These territorial gains coincided with the arrival of hordes of European and Asian immigrants who wanted to join the surge of American settlers heading west. This, partnered with the discovery of gold in 1849, presented attractive possibilities for those prepared make the huge trip westward. Therefore, with the military’s protection and the U.S. government’s assistance, many settlers began establishing their homesteads in the Great Plains and other parts of the Native American tribe-inhabited West.

    signing the treaty of traverse des sioux

    Native American Tribes


    Native American Policy can be defined as the laws and regulations and operations established and adapted in the United States to outline the relationship between Native American tribes and the federal government. When the United States initially became a sovereign country, it adopted the European policies towards the indigenous peoples, but throughout two centuries the U.S. designed its own widely varying regulations regarding the changing perspectives and necessities of Native American oversight.

    In 1824, in order to execute the U.S. government’s Native American policies, Congress made a new bureau within the War Department called the Bureau of Indian Affairs, which worked directly with the U.S. Army to enforce their policies. At times the federal government recognized the Indians as self-governing, separate political communities with numerous cultural identities; however, at other times the government attempted to force the Native American tribes to give up their cultural identity, surrender their land and assimilate into the American culture.

     

    Find Native American Indian Art in Bridgewater, CT


    With the steady flow of settlers in to Indian controlled land, Eastern newspapers published sensationalized reports of savage native tribes committing widespread massacres of hundreds of white travelers. Although some settlers lost their lives to American Indian attacks, this was not the norm; in fact, Native American tribes repeatedly helped settlers cross the Plains. Not only did the American Indians offer wild game and other supplies to travelers, but they served as guides and messengers between wagon trains as well. Despite the friendly natures of the American Indians, settlers still presumed the possibility of an attack.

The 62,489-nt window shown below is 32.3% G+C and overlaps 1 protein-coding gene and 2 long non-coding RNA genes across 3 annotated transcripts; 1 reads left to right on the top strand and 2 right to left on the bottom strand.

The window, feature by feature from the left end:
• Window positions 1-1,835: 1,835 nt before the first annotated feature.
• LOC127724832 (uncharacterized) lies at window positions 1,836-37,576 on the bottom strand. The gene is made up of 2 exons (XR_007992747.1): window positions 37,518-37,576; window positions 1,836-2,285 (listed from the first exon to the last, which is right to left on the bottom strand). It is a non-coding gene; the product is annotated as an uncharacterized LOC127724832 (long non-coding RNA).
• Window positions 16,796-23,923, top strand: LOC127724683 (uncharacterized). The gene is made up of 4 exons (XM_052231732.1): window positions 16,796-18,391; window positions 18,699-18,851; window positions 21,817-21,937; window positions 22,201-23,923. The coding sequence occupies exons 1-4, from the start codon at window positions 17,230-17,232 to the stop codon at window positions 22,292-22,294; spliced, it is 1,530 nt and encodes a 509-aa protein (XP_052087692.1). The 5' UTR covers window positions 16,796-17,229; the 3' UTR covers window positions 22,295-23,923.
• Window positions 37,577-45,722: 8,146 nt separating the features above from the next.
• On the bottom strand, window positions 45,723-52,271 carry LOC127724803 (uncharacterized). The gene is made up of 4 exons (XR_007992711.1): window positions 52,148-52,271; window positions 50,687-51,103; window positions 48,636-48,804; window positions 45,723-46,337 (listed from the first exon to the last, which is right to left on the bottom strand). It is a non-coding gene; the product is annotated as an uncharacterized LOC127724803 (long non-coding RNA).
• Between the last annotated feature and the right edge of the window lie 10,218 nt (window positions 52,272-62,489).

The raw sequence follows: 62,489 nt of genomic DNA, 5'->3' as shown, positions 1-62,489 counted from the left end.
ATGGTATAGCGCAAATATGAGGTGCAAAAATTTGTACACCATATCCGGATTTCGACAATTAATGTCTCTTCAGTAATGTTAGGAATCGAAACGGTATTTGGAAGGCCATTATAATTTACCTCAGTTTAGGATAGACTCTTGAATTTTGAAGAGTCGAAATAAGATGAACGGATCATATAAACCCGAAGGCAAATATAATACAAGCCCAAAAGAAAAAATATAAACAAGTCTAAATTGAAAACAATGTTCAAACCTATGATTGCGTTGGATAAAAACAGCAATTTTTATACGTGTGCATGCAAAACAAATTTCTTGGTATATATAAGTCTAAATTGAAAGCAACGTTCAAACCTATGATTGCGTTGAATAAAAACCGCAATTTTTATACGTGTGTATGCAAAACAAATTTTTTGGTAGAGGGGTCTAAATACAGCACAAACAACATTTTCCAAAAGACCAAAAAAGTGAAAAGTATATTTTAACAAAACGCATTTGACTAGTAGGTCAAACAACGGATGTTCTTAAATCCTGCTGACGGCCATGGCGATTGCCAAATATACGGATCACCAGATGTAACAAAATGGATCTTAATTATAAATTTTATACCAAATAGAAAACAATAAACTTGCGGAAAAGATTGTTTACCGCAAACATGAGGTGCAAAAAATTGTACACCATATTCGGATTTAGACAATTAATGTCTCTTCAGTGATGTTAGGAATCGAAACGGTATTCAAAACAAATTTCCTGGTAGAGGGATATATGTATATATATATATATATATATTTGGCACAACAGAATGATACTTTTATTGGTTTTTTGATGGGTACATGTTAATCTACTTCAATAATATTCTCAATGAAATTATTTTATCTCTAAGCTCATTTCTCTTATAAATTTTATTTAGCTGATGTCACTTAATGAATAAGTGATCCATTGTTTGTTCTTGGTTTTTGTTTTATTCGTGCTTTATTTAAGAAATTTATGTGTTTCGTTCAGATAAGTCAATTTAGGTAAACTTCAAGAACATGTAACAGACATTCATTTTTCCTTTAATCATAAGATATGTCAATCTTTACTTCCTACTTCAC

Find Native American Jewelry in Connecticut


    To soothe these concerns, in 1851 the U.S. government placed a conference with several local Indian tribes and established the Treaty of Fort Laramie. Within this treaty, each Native American tribe consented to a bounded territory, allowed the government to construct roads and forts in this territory and agreed not to ever go after settlers; in return the federal government agreed to honor the boundaries of each tribe’s territory and make total annual payments to the Indians. The Native American tribes responded peacefully to the treaty; in fact the Cheyenne, Sioux, Crow, Arapaho, Assinibione, Mandan, Gros Ventre and Arikara tribes, who entered into the treaty, even consented to end the hostilities amongst their tribes in order to accept the conditions of the treaty.

     

    Navajo Jewelry is Celebrated Worldwide by American Indian Art Collectors


    indian treaties were regularly violated by the USThis peaceful agreement between the U.S. government and the Native American tribes did not hold very long. After hearing testimonies of fertile acreage and tremendous mineral wealth in the West, the government soon broke their promises established in the Treat of Fort Laramie by allowing thousands of non-Indians to flood into the area. With so many newcomers moving west, the federal government established a plan of restricting Native Americans to reservations, small areas of acreage within a group’s territory that was earmarked exclusively for Indian use, to be able to give more land for “” non-Indian settlers.